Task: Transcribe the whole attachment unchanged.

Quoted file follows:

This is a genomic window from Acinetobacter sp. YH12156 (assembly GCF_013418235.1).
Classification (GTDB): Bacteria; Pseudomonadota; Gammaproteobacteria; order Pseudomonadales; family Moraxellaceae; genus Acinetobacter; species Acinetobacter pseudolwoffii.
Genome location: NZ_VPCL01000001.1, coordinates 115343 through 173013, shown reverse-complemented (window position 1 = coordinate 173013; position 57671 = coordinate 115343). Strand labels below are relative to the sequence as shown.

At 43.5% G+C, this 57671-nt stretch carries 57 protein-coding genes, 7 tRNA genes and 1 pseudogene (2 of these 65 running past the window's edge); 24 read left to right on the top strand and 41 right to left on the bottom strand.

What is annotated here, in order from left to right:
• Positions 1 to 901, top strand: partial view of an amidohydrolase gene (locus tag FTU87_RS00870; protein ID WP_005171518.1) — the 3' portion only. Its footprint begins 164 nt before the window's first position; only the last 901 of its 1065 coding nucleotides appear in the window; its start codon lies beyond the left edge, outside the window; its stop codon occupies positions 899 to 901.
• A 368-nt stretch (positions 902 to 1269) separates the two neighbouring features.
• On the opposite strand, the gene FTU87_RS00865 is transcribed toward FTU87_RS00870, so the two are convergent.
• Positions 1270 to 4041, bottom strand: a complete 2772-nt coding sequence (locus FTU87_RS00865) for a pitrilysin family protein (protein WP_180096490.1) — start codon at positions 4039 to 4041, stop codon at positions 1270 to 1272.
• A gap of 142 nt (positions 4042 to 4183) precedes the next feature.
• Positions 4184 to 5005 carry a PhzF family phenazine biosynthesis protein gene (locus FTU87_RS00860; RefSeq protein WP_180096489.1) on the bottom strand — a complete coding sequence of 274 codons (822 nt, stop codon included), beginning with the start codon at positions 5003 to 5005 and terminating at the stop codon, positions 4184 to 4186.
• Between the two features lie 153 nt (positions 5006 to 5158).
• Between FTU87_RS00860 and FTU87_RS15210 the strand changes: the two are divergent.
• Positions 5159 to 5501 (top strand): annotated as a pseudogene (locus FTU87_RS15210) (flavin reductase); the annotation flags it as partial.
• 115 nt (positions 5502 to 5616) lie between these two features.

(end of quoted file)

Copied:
This is a genomic window from Acinetobacter sp. YH12156 (assembly GCF_013418235.1).
Classification (GTDB): Bacteria; Pseudomonadota; Gammaproteobacteria; order Pseudomonadales; family Moraxellaceae; genus Acinetobacter; species Acinetobacter pseudolwoffii.
Genome location: NZ_VPCL01000001.1, coordinates 115343 through 173013, shown reverse-complemented (window position 1 = coordinate 173013; position 57671 = coordinate 115343). Strand labels below are relative to the sequence as shown.

At 43.5% G+C, this 57671-nt stretch carries 57 protein-coding genes, 7 tRNA genes and 1 pseudogene (2 of these 65 running past the window's edge); 24 read left to right on the top strand and 41 right to left on the bottom strand.

What is annotated here, in order from left to right:
• Positions 1 to 901, top strand: partial view of an amidohydrolase gene (locus tag FTU87_RS00870; protein ID WP_005171518.1) — the 3' portion only. Its footprint begins 164 nt before the window's first position; only the last 901 of its 1065 coding nucleotides appear in the window; its start codon lies beyond the left edge, outside the window; its stop codon occupies positions 899 to 901.
• A 368-nt stretch (positions 902 to 1269) separates the two neighbouring features.
• On the opposite strand, the gene FTU87_RS00865 is transcribed toward FTU87_RS00870, so the two are convergent.
• Positions 1270 to 4041, bottom strand: a complete 2772-nt coding sequence (locus FTU87_RS00865) for a pitrilysin family protein (protein WP_180096490.1) — start codon at positions 4039 to 4041, stop codon at positions 1270 to 1272.
• A gap of 142 nt (positions 4042 to 4183) precedes the next feature.
• Positions 4184 to 5005 carry a PhzF family phenazine biosynthesis protein gene (locus FTU87_RS00860; RefSeq protein WP_180096489.1) on the bottom strand — a complete coding sequence of 274 codons (822 nt, stop codon included), beginning with the start codon at positions 5003 to 5005 and terminating at the stop codon, positions 4184 to 4186.
• Between the two features lie 153 nt (positions 5006 to 5158).
• Between FTU87_RS00860 and FTU87_RS15210 the strand changes: the two are divergent.
• Positions 5159 to 5501 (top strand): annotated as a pseudogene (locus FTU87_RS15210) (flavin reductase); the annotation flags it as partial.
• 115 nt (positions 5502 to 5616) lie between these two features.